Getting proximate is the act of getting closer to someone, to understand their experiences, their fears, their hopes. The goal is to build empathy, which leads to action.

Although Stevenson discusses the need for empathy in a different context, this concept is very applicable to product inclusion as well. As a whole, businesses and other organizations haven’t been proximate with all consumers, including people of color, lower socioeconomic status, and advanced age; people who live in rural communities or outside the business’s home country; people with disabilities; and those who are members of the LGBTQ+community. When dimensions of diversity intersect (for example, a Black woman over 50), the challenge to serve consumers’ needs and preferences becomes even more nuanced. Becoming proximate enables you to understand, to build empathy, to want to be better, and to want to do better. It provides the drive to hold yourself, your teammates, and your organization’s leadership accountable to truly building for users regardless of their background.



I understand that all organizations have priorities, resource constraints, and time constraints. I get it—you’re probably strapped for time and cannot imagine adding yet another initiative to your workflow. Perhaps you have heard about product inclusion already and bought into it as the right thing and the best thing to do, but don’t know where to start. In my new book, Building for Everyone, I accommodate those challenges by breaking down product inclusion into four main phases—ideation, user experience (UX), user testing, and marketing—and provide the option to start slowly with only one or two. Early in the book, I also offer advice on how to get started even if you have a small team by engaging with more diverse users.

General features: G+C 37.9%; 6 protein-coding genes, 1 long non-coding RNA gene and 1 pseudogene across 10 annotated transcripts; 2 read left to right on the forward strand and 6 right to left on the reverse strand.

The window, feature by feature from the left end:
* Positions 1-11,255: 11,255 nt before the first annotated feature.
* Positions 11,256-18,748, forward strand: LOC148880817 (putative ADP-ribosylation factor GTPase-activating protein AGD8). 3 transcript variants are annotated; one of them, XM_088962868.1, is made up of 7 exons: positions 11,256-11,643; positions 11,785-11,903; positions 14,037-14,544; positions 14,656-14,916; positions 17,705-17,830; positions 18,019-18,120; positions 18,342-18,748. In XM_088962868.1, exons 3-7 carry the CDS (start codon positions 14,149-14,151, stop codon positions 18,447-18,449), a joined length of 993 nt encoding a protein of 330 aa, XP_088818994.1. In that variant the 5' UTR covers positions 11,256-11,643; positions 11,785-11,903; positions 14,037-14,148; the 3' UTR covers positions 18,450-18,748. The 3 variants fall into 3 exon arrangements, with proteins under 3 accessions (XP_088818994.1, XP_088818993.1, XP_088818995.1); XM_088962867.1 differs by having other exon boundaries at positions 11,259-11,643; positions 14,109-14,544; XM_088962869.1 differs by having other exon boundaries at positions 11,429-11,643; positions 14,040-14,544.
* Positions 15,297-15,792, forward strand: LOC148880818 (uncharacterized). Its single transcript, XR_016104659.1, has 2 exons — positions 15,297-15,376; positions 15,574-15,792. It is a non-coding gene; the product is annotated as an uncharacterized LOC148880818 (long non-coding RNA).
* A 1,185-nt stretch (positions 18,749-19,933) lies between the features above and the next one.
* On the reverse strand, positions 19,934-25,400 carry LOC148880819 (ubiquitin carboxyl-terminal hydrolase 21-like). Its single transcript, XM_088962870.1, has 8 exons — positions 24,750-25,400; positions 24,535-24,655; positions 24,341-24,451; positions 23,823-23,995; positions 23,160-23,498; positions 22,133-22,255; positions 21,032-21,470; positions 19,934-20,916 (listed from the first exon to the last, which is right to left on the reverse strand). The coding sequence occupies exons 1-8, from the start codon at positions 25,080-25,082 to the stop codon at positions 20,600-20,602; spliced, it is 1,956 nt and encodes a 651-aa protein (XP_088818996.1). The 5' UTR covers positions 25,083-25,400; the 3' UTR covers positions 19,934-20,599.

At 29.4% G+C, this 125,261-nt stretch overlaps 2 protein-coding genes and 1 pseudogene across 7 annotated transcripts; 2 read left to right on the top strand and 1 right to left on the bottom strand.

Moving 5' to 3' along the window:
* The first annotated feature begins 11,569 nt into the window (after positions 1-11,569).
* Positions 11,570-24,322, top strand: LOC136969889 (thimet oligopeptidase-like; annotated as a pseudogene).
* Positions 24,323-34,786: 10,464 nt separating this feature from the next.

However you decide to start, realize (as I and my team have realized) that product inclusion is an exciting, fun, and never-ending journey of discovery. My team hasn’t always gotten it right. We are learning together and hope to learn with others who are doing great work in this space. We also are learning from others who have committed to product inclusion practices in the hope that, together, we can create an ecosystem and share best practices across industries to create more inclusive products.

We are excited about the journey ahead and we know that in order to serve billions of users across many dimensions, including race, ethnicity, ability, sexual orientation, gender, socioeconomic status, age (and more!), and across the intersections of these demographics, we need to prioritize and maintain focus on inclusion.

Across Google, when people talk about diversity, equity, and inclusion, we often liken it to going to the gym and building a muscle. At first, you may dread the challenge and the effort required, but as you build your product inclusion muscle, it gets easier, and the easier it gets, the more fun and exciting it becomes. You’ll be able to do more, you’ll feel yourself growing more confident, and you’ll look back on your journey and be proud of what you and diverse others have accomplished working together.

Don’t think that just because you may not get it all the first time (or the first couple times) that you have failed; every failure is a learning experience often accompanied by new, unforeseen opportunity. Thinking and talking about inclusion are fantastic first steps. Afterall, ideas and conversations are the seeds of innovation, and when those seeds come to fruition, your users will thank you, and your organization will prosper!